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Community waits on Crown “benefits”

11 Apr 2018

Community waits on Crown “benefits” Image

By Sean Car

The local community could be waiting a very long time for the “public benefits package” it was promised by Crown as part of its plans to construct Australia’s tallest tower at 1 Queensbridge St, Southbank.

Given the green light in March 2017 by the state government as a project of “state significance”, the inclusion of a $100 million public benefits package was the major factor that got the project over the line.

In exchange for the construction of its 90-storey residential and hotel tower, Crown and project partner Schiavello offered to fund long-awaited upgrades to Sandridge Bridge, Queensbridge Square and Southbank Promenade.

In its half-year statement released on February 22, Crown Resorts stated that its $1 billion joint venture with Schiavello remained the subject of “financing and long-form agreements”.

This was followed by a City of Melbourne report released on February 27, which noted that funding forecast in its 2017-18 council works program for Southbank Promenade had been withdrawn due to a delay in Crown’s project.

Billionaire James Packer has resigned as director of Crown Resorts for “personal reasons”, according to a statement released by Crown on March 21. He is understood to be suffering mental health issues.

Given exemption from the normal planning process by the state government under planning scheme amendment C310, Crown is now in a race against the clock to start construction and make good on its “public benefits”.

Conditions in the amendment state that the developer must commence construction within two years from the date of the project’s gazettal, which was March 2, 2017. It also states that the development must be completed within five years from the date construction starts.

Former City of Melbourne councillor and Crown Resorts shareholder Stephen Mayne said: “I very much doubt construction of the Queensbridge Square project will proceed before the March 2019 deadline given James Packer’s health issues, plus his clear desire to reduce his personal debts and the debts within Crown Resorts.”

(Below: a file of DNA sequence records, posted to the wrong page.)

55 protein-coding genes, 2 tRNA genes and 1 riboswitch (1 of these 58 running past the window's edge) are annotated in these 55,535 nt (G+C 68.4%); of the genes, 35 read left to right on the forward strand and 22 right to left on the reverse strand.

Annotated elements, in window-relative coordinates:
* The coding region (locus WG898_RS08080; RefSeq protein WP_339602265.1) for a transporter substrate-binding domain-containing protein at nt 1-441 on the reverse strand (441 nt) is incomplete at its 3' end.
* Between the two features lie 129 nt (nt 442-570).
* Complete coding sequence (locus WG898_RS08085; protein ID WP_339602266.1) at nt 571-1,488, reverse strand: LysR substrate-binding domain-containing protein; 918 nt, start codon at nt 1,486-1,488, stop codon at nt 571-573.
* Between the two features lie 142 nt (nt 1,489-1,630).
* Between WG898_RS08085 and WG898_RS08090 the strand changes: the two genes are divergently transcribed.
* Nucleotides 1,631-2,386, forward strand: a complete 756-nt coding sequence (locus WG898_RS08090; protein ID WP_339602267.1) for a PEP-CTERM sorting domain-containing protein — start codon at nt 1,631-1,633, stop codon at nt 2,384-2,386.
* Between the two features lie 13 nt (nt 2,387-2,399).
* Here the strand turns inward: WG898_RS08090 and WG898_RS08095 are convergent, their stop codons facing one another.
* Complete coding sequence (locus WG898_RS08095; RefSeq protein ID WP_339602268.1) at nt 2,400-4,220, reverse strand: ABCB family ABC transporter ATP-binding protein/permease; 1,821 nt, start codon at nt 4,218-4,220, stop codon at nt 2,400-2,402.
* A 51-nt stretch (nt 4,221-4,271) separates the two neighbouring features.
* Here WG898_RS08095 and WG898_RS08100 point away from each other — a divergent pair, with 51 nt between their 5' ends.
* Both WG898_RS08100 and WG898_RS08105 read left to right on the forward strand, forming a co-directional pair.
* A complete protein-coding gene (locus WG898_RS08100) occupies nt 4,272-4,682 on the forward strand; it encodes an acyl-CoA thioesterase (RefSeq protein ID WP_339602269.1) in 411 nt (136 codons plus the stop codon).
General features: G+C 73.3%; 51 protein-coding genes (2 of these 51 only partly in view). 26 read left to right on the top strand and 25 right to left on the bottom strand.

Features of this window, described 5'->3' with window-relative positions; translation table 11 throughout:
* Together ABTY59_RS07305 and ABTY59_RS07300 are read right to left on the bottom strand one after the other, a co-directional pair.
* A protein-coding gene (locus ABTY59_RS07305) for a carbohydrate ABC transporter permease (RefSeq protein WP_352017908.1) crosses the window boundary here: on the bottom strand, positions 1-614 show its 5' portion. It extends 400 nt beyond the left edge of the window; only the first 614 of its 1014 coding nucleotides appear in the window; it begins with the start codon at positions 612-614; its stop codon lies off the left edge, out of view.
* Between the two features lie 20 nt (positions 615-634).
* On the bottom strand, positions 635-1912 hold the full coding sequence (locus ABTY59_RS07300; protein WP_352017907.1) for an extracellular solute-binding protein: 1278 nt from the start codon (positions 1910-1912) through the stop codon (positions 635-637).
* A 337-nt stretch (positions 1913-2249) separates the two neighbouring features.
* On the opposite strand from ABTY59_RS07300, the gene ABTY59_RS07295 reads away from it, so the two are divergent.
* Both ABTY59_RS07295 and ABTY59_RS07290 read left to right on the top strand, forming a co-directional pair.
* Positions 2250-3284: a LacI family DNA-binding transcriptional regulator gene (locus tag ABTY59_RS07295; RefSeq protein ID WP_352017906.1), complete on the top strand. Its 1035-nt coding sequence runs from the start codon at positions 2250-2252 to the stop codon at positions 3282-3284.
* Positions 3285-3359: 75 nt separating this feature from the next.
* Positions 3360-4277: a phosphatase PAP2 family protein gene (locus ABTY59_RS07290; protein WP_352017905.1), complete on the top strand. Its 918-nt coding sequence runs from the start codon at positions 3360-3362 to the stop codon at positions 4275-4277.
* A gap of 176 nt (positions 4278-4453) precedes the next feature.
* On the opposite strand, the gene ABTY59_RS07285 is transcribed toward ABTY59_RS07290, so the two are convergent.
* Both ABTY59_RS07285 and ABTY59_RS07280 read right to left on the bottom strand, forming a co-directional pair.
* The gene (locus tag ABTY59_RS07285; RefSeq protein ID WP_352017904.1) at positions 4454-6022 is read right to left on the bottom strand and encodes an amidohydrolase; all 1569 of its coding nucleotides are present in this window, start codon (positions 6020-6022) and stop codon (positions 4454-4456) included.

“The Victorian Government would probably prefer nothing to happen before the November state election given the anger in the state seat of Albert Park, centred around Freshwater Place, about the fast-track planning approval for what will be the tallest tower in the southern hemisphere.”

“If construction were to commence this year, it would be very difficult for Martin Foley to retain Albert Park.”

Owners’ Corporation (OC) chair at neighbouring Freshwater Place Peter Renner said the delay made a “complete mockery” of the government’s decision to approve the application without normal planning scrutiny.

While having slammed his colleagues for approving an “unmitigated disaster”, Member for Albert Park Martin Foley didn’t respond to recent attempts by Southbank Local News to provide comment.

With his government having spruiked the project’s benefits to the state of Victoria following last year’s approval, Minister Wynne was similarly silent when recently asked about the project’s viability.

“The government gave the green light for this project because it will create 4000 jobs, build on our nation’s reputation as a leader for tourism, boost the economy and provide significant public benefits to the state,” Mr Wynne said. “Construction of the project is a matter for the proponent.”

Despite doubts cast over the timing and delivery of its project, a Crown spokesperson said Crown remained very supportive of the project, but wouldn’t comment on whether it would be able to meet its construction deadline.

“Crown remains very supportive of the project. The funding of the public benefits have always been tied to the project starting actual construction,” the spokesperson said.

“The start of the project is related to Crown finalising the project financing and various shareholder agreements as disclosed in our half year results.”

Should the developers fail to meet its obligations, amendment C310 states that the land may be used and developed only in accordance with normal planning rules in place at the time of the original approval.

With further delays looking increasingly likely, lord mayoral candidate Cr Rohan Leppert said that much-needed public works in Southbank, which council had flagged for many years, appeared no closer to being delivered.

“It is clear that no so-called public benefits from the approved Crown tower will reach Southbank any time soon,” he said.

“This tower broke every planning rule in the book. It will dominate the Melbourne skyline as a monument to private profit over the public interest.”

The government’s decision last year to provide Crown and Schiavello with planning approval for its 323-metre mega-tower, which will consist a 388 room six-star hotel and around 700 apartments, was met with widespread opposition.

With less than a year to go until approval lapses, Mr Mayne said it may be time for the council to start developing contingency plans for delivering some of the announced public realm improvements itself.

A council spokesperson wouldn’t provide comment on contingencies or Crown’s delay, saying all works remained linked to Crown’s planned development.

Council’s chair of planning Cr Nicholas Reece said: “Southbank Promenade is one of Melbourne’s most used walking routes and a terrific drawcard for tourists and locals alike.”

“We will be keeping a close eye on the timelines for the Crown development and will continue to push for improvements to the public realm.”

“It would be unacceptable for the city that such a well loved area like Southbank Promenade remain unimproved for an extended period of time.”

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